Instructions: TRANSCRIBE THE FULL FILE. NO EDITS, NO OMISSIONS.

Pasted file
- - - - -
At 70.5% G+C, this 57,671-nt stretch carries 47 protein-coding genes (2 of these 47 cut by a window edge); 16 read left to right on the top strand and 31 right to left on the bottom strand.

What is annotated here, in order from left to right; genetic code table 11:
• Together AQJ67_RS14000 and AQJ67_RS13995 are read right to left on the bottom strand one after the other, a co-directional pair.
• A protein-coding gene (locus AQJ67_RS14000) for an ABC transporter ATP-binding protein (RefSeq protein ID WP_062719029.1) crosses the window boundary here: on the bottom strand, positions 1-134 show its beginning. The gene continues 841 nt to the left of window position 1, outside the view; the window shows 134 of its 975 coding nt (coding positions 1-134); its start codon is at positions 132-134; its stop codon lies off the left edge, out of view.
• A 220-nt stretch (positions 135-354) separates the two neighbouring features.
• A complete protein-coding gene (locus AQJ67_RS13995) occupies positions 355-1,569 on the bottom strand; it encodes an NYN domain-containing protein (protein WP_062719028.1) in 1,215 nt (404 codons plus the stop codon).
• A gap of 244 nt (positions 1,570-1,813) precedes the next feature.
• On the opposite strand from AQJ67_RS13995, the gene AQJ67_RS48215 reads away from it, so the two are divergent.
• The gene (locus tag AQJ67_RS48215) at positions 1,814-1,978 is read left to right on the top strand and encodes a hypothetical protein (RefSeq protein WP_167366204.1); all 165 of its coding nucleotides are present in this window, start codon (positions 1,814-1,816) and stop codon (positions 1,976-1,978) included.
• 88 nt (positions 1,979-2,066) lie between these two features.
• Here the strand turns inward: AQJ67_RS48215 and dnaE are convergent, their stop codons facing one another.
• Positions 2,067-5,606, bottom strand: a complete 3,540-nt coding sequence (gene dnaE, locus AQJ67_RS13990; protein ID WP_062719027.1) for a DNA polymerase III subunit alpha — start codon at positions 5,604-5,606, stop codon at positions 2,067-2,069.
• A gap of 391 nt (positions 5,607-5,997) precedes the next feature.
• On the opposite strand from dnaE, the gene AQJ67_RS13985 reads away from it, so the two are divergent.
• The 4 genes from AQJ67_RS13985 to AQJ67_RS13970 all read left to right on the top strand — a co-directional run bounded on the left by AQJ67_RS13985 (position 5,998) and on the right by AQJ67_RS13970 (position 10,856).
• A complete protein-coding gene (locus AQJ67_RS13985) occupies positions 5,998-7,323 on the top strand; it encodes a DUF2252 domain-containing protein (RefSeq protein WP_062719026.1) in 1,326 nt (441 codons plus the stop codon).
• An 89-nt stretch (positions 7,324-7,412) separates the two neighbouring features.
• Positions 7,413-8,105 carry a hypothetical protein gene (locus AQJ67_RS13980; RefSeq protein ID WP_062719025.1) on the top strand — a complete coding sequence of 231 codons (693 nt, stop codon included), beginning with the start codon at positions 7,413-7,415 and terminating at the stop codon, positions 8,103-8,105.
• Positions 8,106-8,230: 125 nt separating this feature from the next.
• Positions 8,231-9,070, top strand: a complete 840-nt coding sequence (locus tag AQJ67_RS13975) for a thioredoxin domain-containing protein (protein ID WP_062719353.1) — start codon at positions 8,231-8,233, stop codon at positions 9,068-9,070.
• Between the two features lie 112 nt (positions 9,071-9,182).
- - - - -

At 70.5% G+C, this 57,671-nt stretch carries 47 protein-coding genes (2 of these 47 cut by a window edge); 16 read left to right on the top strand and 31 right to left on the bottom strand.

What is annotated here, in order from left to right; genetic code table 11:
• Together AQJ67_RS14000 and AQJ67_RS13995 are read right to left on the bottom strand one after the other, a co-directional pair.
• A protein-coding gene (locus AQJ67_RS14000) for an ABC transporter ATP-binding protein (RefSeq protein ID WP_062719029.1) crosses the window boundary here: on the bottom strand, positions 1-134 show its beginning. The gene continues 841 nt to the left of window position 1, outside the view; the window shows 134 of its 975 coding nt (coding positions 1-134); its start codon is at positions 132-134; its stop codon lies off the left edge, out of view.
• A 220-nt stretch (positions 135-354) separates the two neighbouring features.
• A complete protein-coding gene (locus AQJ67_RS13995) occupies positions 355-1,569 on the bottom strand; it encodes an NYN domain-containing protein (protein WP_062719028.1) in 1,215 nt (404 codons plus the stop codon).
• A gap of 244 nt (positions 1,570-1,813) precedes the next feature.
• On the opposite strand from AQJ67_RS13995, the gene AQJ67_RS48215 reads away from it, so the two are divergent.
• The gene (locus tag AQJ67_RS48215) at positions 1,814-1,978 is read left to right on the top strand and encodes a hypothetical protein (RefSeq protein WP_167366204.1); all 165 of its coding nucleotides are present in this window, start codon (positions 1,814-1,816) and stop codon (positions 1,976-1,978) included.
• 88 nt (positions 1,979-2,066) lie between these two features.
• Here the strand turns inward: AQJ67_RS48215 and dnaE are convergent, their stop codons facing one another.
• Positions 2,067-5,606, bottom strand: a complete 3,540-nt coding sequence (gene dnaE, locus AQJ67_RS13990; protein ID WP_062719027.1) for a DNA polymerase III subunit alpha — start codon at positions 5,604-5,606, stop codon at positions 2,067-2,069.
• A gap of 391 nt (positions 5,607-5,997) precedes the next feature.
• On the opposite strand from dnaE, the gene AQJ67_RS13985 reads away from it, so the two are divergent.
• The 4 genes from AQJ67_RS13985 to AQJ67_RS13970 all read left to right on the top strand — a co-directional run bounded on the left by AQJ67_RS13985 (position 5,998) and on the right by AQJ67_RS13970 (position 10,856).
• A complete protein-coding gene (locus AQJ67_RS13985) occupies positions 5,998-7,323 on the top strand; it encodes a DUF2252 domain-containing protein (RefSeq protein WP_062719026.1) in 1,326 nt (441 codons plus the stop codon).
• An 89-nt stretch (positions 7,324-7,412) separates the two neighbouring features.
• Positions 7,413-8,105 carry a hypothetical protein gene (locus AQJ67_RS13980; RefSeq protein ID WP_062719025.1) on the top strand — a complete coding sequence of 231 codons (693 nt, stop codon included), beginning with the start codon at positions 7,413-7,415 and terminating at the stop codon, positions 8,103-8,105.
• Positions 8,106-8,230: 125 nt separating this feature from the next.
• Positions 8,231-9,070, top strand: a complete 840-nt coding sequence (locus tag AQJ67_RS13975) for a thioredoxin domain-containing protein (protein ID WP_062719353.1) — start codon at positions 8,231-8,233, stop codon at positions 9,068-9,070.
• Between the two features lie 112 nt (positions 9,071-9,182).